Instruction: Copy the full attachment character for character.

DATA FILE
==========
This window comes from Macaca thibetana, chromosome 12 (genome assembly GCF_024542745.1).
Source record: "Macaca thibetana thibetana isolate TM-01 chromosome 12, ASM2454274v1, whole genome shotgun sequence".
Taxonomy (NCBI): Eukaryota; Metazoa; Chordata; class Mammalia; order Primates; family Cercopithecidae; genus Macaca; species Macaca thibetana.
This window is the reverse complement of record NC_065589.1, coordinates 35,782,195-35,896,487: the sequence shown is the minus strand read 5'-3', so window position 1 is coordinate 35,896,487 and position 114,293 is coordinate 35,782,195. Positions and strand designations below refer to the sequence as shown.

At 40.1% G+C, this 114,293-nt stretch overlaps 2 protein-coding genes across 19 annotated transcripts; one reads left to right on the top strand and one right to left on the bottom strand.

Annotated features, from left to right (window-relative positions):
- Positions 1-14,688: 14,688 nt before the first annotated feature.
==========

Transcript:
This window comes from Macaca thibetana, chromosome 12 (genome assembly GCF_024542745.1).
Source record: "Macaca thibetana thibetana isolate TM-01 chromosome 12, ASM2454274v1, whole genome shotgun sequence".
Taxonomy (NCBI): Eukaryota; Metazoa; Chordata; class Mammalia; order Primates; family Cercopithecidae; genus Macaca; species Macaca thibetana.
This window is the reverse complement of record NC_065589.1, coordinates 35,782,195-35,896,487: the sequence shown is the minus strand read 5'-3', so window position 1 is coordinate 35,896,487 and position 114,293 is coordinate 35,782,195. Positions and strand designations below refer to the sequence as shown.

At 40.1% G+C, this 114,293-nt stretch overlaps 2 protein-coding genes across 19 annotated transcripts; one reads left to right on the top strand and one right to left on the bottom strand.

Annotated features, from left to right (window-relative positions):
- Positions 1-14,688: 14,688 nt before the first annotated feature.